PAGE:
History to retell Sept. 11, WWII

New projects will present events with a fresh take

Cable network History is retelling the stories of two landmark events in America's past -- World War II and Sept. 11 -- from a fresh perspective.

The network has greenlighted a 10-part series, "WW II HD," for 2009 that will make use of 3,000 hours of restored color archival footage and hundreds of pages of unpublished diaries and journals to create what History said will be one of its most ambitious projects ever.

Meanwhile, the network has culled together amateur and professional footage shot on Sept. 11 for "102 Minutes That Changed America," a 102-minute special that will retell the events of that morning in real time.

"WW II HD," which History said will be "visually astonishing," will follow the experiences of a handful of men as their paths cross throughout the war. Their own words will be read by known talent, though the names will be announced at a later date. The goal is to present the events of the war "not as detached historical facts but rather as profound experiences on the level of a great Hollywood epic," the network said.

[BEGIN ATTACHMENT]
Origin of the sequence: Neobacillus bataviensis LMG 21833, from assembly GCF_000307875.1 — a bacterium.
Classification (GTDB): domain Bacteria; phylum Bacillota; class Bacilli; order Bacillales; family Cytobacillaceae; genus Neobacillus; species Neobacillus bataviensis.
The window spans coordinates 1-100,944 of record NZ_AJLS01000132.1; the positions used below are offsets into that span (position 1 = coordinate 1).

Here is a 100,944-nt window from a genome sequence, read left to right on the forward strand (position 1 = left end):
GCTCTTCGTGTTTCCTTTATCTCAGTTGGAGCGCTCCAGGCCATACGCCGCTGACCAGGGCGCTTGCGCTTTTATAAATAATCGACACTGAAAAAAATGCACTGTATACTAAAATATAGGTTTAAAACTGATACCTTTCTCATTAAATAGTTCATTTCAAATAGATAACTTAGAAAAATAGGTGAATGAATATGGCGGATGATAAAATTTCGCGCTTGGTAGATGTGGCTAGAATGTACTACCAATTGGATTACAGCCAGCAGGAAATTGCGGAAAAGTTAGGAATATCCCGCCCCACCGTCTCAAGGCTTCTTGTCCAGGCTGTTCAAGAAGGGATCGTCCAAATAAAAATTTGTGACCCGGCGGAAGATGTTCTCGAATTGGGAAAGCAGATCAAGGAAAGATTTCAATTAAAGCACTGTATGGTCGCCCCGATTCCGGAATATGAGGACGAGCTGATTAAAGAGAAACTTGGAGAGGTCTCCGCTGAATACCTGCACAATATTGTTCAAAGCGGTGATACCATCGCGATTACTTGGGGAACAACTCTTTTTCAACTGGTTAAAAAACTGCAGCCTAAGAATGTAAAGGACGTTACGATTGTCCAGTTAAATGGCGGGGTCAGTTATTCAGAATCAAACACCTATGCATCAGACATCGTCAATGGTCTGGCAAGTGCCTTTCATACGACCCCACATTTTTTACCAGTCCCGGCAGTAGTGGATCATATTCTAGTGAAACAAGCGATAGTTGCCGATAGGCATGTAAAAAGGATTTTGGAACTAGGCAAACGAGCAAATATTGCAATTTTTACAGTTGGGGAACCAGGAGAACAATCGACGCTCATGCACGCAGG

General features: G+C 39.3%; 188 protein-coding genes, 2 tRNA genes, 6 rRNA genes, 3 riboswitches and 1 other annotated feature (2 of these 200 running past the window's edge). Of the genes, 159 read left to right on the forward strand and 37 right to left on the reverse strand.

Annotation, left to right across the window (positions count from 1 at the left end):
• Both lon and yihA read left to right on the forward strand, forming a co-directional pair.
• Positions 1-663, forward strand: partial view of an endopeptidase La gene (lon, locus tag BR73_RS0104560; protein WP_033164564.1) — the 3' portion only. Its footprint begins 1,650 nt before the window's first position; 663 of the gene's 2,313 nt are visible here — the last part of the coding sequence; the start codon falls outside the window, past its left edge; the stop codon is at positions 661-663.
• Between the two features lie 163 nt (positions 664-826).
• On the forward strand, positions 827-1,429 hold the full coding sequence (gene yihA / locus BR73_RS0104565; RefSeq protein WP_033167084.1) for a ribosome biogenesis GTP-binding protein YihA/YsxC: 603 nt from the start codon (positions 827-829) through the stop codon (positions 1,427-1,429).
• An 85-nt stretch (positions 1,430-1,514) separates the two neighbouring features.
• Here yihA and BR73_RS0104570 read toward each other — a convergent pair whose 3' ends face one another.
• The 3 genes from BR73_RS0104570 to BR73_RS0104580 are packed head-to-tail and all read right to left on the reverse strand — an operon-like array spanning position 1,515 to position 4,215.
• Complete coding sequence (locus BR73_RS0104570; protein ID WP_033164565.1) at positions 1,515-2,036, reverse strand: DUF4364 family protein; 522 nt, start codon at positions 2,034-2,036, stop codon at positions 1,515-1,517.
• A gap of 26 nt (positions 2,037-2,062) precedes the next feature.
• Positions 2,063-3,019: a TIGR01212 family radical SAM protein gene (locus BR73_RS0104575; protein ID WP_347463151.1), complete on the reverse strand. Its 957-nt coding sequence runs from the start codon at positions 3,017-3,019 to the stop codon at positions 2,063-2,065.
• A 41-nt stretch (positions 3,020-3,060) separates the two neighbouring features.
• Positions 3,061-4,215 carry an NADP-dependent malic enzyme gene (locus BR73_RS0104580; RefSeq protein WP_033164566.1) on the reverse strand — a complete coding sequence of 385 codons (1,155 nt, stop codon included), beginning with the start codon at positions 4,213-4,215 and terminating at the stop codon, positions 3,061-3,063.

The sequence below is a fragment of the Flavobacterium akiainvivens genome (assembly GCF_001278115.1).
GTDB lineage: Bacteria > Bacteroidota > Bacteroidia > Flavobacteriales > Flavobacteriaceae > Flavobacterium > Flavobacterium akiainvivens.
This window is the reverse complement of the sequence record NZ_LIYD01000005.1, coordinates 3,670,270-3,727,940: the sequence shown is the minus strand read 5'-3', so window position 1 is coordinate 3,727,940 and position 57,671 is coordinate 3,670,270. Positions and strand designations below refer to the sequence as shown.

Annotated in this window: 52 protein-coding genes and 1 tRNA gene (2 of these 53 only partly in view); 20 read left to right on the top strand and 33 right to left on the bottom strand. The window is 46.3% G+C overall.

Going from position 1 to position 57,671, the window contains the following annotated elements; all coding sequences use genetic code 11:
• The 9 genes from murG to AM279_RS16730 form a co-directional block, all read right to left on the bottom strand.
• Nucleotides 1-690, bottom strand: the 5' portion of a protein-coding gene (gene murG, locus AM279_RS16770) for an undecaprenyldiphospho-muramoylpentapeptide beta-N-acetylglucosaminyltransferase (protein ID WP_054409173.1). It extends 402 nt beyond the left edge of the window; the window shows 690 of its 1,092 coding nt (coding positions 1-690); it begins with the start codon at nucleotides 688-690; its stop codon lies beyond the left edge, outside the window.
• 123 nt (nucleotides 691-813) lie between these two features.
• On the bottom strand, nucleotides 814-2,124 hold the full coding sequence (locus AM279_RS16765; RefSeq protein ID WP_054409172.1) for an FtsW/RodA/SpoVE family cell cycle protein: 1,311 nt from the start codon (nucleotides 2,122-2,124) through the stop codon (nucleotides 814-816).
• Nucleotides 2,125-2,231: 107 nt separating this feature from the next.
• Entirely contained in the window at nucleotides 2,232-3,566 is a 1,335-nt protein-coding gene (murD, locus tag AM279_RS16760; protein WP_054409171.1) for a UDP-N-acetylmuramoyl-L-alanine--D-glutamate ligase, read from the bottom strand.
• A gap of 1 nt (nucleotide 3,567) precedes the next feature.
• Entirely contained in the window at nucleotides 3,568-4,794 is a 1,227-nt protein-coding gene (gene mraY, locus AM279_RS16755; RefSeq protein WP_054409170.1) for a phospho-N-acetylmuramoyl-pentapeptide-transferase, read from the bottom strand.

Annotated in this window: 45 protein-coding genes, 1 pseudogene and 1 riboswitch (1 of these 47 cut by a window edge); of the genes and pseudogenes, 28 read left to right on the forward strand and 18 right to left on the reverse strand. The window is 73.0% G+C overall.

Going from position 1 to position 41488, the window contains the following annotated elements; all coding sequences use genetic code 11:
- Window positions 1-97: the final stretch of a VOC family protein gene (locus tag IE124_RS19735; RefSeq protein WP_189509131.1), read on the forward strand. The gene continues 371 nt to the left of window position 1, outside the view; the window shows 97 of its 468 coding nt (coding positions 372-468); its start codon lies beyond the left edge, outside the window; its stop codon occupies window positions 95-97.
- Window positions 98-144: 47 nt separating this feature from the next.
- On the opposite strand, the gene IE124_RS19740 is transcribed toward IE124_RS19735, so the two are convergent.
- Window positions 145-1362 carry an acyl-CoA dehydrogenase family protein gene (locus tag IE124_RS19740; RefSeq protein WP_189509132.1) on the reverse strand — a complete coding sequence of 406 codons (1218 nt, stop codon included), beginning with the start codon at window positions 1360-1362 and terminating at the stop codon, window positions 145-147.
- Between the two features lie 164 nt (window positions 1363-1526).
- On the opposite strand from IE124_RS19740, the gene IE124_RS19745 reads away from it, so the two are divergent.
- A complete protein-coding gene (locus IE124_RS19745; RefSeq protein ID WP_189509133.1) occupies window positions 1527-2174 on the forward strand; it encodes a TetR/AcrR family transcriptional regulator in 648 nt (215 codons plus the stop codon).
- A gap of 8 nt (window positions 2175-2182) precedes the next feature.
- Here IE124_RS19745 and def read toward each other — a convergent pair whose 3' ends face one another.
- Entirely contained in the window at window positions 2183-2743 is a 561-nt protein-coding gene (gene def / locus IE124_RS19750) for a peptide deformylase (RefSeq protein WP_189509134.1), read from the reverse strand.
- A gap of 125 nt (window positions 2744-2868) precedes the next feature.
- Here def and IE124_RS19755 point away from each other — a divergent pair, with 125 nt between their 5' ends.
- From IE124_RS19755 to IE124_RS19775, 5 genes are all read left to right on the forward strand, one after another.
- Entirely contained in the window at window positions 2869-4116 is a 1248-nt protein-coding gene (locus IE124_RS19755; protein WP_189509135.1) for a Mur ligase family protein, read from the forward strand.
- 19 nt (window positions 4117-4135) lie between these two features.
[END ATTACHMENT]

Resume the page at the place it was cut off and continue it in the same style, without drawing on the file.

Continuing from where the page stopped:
"This is History at its core," executive vp and GM Nancy Dubuc said. "We are committed to preserving our heritage, and the remarkable digital technology of 'WW II HD' will go a long way in ensuring that we never forget the sacrifice made by the Greatest Generation."

The series, executive produced by Lou Reda and Scott Reda, also will blend contemporary HD footage as well as a 5.1 Dolby "soundscape" to "help create an experience that is clearer and more immediate than anything ever before seen on World War II." In addition, History will incorporate original Library of Congress audio recordings from the war into the series as part of their recently formed multimedia partnership.

"102 Minutes," premiering without commercial interruption at 9 p.m. Sept. 11, will feature footage from more than 100 individual sources pieced together in chronological order, without narration, to provide what History is calling a "seamless historical record of that day," from bewilderment and confusion to comprehension of what was taking place.

For example, the videographers include two confused, terrified New York University seniors in a high-rise dormitory just blocks from the World Trade Center who started shooting the smoking North Tower after it was hit by the first plane and then captured the second plane hitting the South Tower.